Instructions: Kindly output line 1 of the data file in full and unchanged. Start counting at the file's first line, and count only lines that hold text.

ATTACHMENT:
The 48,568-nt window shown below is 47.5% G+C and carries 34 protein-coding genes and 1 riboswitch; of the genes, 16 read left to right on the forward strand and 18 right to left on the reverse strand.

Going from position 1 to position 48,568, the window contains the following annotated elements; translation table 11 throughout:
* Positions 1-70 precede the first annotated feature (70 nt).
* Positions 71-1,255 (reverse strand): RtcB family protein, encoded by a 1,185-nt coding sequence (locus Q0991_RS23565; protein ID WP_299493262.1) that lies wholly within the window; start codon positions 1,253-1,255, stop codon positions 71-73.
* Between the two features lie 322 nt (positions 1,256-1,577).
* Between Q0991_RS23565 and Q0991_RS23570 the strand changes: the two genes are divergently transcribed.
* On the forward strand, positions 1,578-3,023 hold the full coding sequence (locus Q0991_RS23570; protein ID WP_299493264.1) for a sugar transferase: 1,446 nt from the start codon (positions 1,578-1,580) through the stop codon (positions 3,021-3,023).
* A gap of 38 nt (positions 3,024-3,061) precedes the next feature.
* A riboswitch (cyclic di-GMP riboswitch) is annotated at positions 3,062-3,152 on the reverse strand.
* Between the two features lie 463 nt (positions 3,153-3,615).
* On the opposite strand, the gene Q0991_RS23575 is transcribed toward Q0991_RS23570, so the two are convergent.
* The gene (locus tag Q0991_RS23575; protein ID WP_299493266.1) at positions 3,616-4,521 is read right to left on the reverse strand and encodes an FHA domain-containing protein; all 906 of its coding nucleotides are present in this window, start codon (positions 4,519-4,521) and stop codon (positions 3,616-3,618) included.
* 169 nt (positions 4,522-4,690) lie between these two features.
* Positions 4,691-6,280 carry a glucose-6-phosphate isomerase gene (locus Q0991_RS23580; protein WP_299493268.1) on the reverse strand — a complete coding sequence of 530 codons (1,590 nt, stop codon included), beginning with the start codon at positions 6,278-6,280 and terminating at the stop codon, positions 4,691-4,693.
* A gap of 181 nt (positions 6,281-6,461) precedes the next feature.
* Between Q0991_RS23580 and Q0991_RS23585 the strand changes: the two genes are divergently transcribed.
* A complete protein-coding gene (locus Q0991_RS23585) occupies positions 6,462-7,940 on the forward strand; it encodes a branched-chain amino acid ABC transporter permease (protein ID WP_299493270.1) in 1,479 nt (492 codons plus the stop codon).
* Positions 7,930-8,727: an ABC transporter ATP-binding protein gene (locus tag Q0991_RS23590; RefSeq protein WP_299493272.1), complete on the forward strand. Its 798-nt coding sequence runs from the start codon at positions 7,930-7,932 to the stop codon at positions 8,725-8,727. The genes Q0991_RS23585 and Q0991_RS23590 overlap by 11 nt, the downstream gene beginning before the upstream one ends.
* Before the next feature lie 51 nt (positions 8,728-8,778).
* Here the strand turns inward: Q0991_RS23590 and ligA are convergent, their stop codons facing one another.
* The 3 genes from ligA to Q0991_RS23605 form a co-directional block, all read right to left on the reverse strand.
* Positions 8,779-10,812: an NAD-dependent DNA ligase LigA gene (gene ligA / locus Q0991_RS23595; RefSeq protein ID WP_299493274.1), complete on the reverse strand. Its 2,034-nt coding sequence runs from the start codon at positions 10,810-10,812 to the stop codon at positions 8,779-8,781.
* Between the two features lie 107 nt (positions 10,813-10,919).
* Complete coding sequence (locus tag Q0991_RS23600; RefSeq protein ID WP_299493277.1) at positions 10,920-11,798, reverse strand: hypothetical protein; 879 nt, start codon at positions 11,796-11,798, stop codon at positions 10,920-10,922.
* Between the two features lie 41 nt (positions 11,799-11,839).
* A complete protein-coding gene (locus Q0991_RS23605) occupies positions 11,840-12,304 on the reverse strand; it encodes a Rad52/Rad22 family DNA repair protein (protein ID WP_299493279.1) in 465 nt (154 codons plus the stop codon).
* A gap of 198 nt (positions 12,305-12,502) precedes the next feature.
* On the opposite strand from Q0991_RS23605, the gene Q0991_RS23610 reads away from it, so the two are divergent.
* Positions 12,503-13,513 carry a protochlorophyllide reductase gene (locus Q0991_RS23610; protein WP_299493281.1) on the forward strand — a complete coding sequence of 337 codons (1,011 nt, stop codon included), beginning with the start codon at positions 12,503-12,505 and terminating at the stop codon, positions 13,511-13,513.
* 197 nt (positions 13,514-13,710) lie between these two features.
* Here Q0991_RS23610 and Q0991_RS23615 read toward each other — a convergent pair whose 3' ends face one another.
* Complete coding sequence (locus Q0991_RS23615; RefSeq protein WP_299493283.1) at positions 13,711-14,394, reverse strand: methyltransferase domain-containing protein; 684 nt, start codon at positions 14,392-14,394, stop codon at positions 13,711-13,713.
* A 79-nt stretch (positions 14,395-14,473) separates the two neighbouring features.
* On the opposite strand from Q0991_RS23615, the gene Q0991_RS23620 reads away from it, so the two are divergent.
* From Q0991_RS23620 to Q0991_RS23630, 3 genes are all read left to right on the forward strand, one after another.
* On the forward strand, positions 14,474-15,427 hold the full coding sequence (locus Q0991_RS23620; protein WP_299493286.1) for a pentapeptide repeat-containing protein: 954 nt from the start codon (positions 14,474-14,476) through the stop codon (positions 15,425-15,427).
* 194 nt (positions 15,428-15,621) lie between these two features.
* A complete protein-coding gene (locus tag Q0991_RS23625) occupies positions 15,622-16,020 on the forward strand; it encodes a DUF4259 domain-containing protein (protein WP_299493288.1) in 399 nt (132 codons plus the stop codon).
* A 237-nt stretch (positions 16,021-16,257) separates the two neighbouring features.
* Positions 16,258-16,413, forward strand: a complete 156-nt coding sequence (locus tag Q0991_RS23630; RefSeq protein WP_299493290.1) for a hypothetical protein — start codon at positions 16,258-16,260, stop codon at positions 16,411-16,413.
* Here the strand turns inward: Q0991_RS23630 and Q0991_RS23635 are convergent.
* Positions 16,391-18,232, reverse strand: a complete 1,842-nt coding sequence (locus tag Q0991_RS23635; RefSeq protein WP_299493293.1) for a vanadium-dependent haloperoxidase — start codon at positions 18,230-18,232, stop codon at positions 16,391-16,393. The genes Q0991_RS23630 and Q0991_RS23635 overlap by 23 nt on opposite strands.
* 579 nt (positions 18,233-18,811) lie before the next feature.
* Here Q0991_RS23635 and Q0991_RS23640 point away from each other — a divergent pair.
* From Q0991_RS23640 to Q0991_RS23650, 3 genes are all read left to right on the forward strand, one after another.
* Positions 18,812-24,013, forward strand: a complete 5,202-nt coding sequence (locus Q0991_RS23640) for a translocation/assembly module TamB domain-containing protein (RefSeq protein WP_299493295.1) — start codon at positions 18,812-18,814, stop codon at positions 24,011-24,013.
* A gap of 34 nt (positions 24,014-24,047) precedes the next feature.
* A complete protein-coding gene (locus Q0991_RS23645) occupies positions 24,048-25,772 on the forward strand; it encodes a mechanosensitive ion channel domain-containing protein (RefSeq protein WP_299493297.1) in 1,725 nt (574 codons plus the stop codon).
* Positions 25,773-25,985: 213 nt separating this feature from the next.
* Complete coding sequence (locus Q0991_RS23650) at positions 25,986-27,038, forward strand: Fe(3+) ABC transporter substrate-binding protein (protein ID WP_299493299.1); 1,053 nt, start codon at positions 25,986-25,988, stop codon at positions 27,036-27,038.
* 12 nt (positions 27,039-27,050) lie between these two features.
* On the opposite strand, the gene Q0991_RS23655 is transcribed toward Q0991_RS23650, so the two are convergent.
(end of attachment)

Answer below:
The 48,568-nt window shown below is 47.5% G+C and carries 34 protein-coding genes and 1 riboswitch; of the genes, 16 read left to right on the forward strand and 18 right to left on the reverse strand.